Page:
Much of the discussion ended up focusing on the growth of urban environments and the particular challenges they raise for humans’ relationships with insect populations. As Beasley noted, “Urban environments have more fragmented landscapes, more paved surfaces, high human population densities, food waste, pollution, and more instances of invasive species.” They are also significantly hotter than non-urban environments. Additionally, as Dunn, an applied ecologist at North Carolina State University, noted in the last of the four presentations, “Most of us live in cities, and in the future nearly all of us, by most estimates, will live in cities. And so a lot of the nature that we would have historically noticed is now far away.”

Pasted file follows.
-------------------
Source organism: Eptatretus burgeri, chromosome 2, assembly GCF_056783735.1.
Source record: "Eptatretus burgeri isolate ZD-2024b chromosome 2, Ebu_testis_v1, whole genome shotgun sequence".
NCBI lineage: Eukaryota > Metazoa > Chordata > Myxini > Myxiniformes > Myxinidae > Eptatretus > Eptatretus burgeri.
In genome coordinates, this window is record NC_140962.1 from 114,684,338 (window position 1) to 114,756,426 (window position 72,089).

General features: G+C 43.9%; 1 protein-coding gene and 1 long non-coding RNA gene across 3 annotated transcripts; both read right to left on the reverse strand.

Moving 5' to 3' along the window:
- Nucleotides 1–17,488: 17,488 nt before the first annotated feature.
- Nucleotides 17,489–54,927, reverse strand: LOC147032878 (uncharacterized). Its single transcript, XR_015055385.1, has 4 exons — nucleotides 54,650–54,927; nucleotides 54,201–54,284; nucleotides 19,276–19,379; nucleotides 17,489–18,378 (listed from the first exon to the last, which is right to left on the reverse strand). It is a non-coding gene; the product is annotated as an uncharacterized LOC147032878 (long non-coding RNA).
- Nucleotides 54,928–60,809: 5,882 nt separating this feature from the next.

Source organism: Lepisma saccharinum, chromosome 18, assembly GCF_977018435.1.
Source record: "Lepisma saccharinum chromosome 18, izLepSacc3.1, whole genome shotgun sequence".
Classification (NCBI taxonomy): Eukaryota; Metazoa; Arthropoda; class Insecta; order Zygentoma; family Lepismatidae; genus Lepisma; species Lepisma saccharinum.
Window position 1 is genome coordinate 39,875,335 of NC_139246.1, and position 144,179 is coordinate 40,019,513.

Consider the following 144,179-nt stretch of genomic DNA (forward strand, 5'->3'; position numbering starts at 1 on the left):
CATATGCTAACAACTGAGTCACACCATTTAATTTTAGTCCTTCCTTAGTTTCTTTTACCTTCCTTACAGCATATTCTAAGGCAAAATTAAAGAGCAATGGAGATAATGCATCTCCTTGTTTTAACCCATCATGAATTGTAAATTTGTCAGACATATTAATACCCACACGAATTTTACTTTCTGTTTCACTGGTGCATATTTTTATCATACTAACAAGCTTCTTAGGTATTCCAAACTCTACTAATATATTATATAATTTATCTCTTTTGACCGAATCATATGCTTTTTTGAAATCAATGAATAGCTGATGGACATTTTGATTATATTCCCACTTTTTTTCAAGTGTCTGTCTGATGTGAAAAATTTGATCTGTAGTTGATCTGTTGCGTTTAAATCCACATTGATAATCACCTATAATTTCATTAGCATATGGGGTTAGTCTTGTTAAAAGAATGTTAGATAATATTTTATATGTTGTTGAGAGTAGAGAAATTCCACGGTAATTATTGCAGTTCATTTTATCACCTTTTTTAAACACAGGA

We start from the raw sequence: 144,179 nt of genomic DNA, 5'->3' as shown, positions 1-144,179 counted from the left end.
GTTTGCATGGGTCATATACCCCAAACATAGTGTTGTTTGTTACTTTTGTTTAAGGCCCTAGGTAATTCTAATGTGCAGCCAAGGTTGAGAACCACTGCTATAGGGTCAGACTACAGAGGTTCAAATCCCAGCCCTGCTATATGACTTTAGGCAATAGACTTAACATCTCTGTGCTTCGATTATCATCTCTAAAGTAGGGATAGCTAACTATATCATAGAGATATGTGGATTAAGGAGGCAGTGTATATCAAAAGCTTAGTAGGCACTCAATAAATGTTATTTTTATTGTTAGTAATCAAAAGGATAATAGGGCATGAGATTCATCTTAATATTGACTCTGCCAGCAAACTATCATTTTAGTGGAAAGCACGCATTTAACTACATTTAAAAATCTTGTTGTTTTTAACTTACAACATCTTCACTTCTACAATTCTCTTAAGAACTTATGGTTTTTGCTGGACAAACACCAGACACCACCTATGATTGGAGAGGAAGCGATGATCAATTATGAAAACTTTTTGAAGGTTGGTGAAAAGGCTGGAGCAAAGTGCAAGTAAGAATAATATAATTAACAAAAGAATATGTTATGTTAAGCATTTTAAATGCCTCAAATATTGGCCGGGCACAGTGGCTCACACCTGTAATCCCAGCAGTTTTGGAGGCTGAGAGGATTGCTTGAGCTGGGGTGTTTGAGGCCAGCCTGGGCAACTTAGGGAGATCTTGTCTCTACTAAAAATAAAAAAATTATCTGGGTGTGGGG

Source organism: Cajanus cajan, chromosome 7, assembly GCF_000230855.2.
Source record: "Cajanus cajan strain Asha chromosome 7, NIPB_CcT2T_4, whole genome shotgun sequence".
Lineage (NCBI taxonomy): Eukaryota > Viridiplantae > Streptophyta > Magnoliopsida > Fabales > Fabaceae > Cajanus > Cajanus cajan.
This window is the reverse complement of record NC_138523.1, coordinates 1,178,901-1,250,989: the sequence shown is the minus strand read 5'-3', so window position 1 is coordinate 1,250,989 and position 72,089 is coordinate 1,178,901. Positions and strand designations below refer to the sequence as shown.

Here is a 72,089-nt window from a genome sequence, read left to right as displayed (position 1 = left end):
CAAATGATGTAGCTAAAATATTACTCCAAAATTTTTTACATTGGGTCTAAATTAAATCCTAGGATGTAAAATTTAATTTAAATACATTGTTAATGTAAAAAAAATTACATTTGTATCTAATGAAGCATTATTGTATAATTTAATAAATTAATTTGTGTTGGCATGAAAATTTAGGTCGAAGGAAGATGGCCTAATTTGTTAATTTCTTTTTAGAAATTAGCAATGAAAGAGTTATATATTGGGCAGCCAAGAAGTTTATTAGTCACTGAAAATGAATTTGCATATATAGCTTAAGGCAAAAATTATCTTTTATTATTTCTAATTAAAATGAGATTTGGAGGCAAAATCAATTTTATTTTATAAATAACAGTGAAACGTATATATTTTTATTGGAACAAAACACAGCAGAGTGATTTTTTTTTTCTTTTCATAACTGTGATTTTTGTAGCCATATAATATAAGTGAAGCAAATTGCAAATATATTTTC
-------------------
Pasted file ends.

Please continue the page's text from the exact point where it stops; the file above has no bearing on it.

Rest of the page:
For Dunn, an adequate response to collapsing insect populations requires a fundamental transformation of the ways in which humans relate to other species. “[Humans] have all these cognitive biases, and we tend to like or empathize with things that look like us or in some way resonate with us,” he said. “So big cats, pandas, and puppies are all very easy to empathize with, but the truth is when we’re thinking about nature, most of nature is not like us.” But even cultivating empathy for insects is not sufficient, Dunn argued, since most insect species have yet to be named and most of the ones we know are not well studied. This lack of knowledge and awareness means that, in Dunn’s words, many insects are “beyond empathy.” In addition to cultivating empathy for insect species, then, Dunn argued that humans also need “an appreciation for the wonder of their complexity, the wonder of the size of what’s not yet known, an appreciation for the reality that nature is not like us, but instead much more interesting, much more complex, and still into the far future not fully knowable.” This ability to communicate a sense of wonder, Dunn concluded, should be a top priority for scientists and researchers as they engage with the public on such crucial questions.